Let’s analyze that last quote from the Gospel. It is, actually, the essence of how to live the Christian life. First, we are to return. That is, we are to live in the real world and be relevant to it. Next, we are to live in that real world with glory in our hearts. We are to be the light of the world. We become witnesses of what we have seen and heard from God. The way we live and speak should indicate that the Scriptures are true and what they promise has already come true for us. That’s all we need to do, namely become a blessing of the Lord lighting up the world for all who get to know us.
The first Sunday of the New Year is Epiphany, the feast of radiance. God is light and shines on everyone who dwells on the face of the earth. Our function on earth is to radiate the light of Christ to the whole world. With the world getting smaller, that task is getting easier. The light we have is a Christmas present from God. What we do with it is our gift to God. What he wants of us is to have “nations walk by our light and kings by our shining radiance.” What Isaiah is prophesying is that grace is magnetic. It draws others to us. When they come we need to be able to put words to our experience. Just as the magi came to Christ, we can expect people to ask us about our upbeat attitude in a dark world. We should be ready for them.
In case we need a little primer on what to say, we could look at today’s second reading. There, Paul announced to the Ephesians what has made him so happy. It is, first, that he has been given the grace of God; second, he received it for the benefit of others; and, third, that “others” include the entire world with no exceptions. That makes life a true joy both to receive and to give. All of us are members of the same body.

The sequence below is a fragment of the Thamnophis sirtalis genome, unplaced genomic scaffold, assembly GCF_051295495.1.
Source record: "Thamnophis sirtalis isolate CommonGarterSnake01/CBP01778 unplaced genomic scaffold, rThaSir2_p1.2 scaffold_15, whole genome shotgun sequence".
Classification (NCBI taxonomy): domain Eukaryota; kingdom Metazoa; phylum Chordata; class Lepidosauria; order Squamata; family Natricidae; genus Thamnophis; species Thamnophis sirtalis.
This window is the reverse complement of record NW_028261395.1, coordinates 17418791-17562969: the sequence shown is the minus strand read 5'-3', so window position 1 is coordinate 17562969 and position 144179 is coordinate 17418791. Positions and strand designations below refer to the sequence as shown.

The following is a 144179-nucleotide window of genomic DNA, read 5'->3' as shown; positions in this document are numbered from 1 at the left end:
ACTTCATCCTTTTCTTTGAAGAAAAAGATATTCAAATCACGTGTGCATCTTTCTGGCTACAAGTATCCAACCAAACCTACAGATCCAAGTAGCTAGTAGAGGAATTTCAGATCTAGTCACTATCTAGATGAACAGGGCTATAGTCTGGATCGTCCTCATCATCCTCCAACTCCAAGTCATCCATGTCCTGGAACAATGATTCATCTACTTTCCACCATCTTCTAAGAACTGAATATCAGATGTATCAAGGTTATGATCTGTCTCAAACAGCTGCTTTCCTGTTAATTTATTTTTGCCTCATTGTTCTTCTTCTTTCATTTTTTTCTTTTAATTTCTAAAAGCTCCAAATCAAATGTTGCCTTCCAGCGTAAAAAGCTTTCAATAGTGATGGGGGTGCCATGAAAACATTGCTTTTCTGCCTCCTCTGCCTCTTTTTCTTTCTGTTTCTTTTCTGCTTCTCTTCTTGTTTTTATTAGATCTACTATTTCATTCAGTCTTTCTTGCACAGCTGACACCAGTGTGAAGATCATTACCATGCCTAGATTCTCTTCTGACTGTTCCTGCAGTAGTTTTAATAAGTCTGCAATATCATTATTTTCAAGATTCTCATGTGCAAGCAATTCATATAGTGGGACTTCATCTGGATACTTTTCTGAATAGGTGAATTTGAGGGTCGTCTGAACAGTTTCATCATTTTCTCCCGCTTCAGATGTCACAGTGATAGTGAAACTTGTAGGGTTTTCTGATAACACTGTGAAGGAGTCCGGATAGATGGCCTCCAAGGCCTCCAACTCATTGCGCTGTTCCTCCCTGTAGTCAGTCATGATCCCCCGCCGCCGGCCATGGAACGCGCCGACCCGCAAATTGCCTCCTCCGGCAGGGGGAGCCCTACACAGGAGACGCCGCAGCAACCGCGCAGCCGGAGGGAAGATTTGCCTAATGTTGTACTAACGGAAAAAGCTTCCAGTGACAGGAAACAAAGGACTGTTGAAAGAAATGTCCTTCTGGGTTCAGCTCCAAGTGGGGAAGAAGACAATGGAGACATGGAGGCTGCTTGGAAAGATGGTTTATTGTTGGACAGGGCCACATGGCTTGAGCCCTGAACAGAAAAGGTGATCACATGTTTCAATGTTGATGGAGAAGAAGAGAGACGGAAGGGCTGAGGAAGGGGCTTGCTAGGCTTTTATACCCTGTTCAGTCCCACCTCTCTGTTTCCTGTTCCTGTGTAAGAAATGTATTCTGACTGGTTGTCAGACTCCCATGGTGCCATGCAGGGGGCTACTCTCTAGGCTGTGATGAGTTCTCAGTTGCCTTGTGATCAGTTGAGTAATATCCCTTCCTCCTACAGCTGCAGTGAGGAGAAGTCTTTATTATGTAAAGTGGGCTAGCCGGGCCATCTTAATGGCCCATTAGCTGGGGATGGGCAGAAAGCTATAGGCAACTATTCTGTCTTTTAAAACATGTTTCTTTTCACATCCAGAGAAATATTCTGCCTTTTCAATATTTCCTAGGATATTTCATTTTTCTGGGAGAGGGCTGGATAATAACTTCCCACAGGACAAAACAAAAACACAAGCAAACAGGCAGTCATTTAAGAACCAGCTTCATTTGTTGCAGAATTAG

The following Sunday also has a name. It is the feast of the Baptism of the Lord. Actually, it’s the Sunday of the first week of the year. But, traditionally there is no First Sunday of Ordinary Time. That might be considered a contradiction in terms. Anyway, the feast is about vision. Where there is light, one can see objects that otherwise may be invisible. At Jesus’ baptism in the Jordan River, people might not have realized that Jesus was the Son of God had not the heavens opened and the Holy Spirit descended on Jesus like a dove. Then a voice from heaven made clear that Jesus was “the beloved Son with whom I am well pleased.” There was a vision with words and a resulting recognition by many there that our Lord was someone very special. Certainly, this was true of those men who became Jesus’ 12 apostles. Remember that when they were preparing to fill Judas’ vacant place among the 12, one of the requirements was that he must have been a follower of Jesus from his baptism at the Jordan and a witness to Jesus’ resurrection.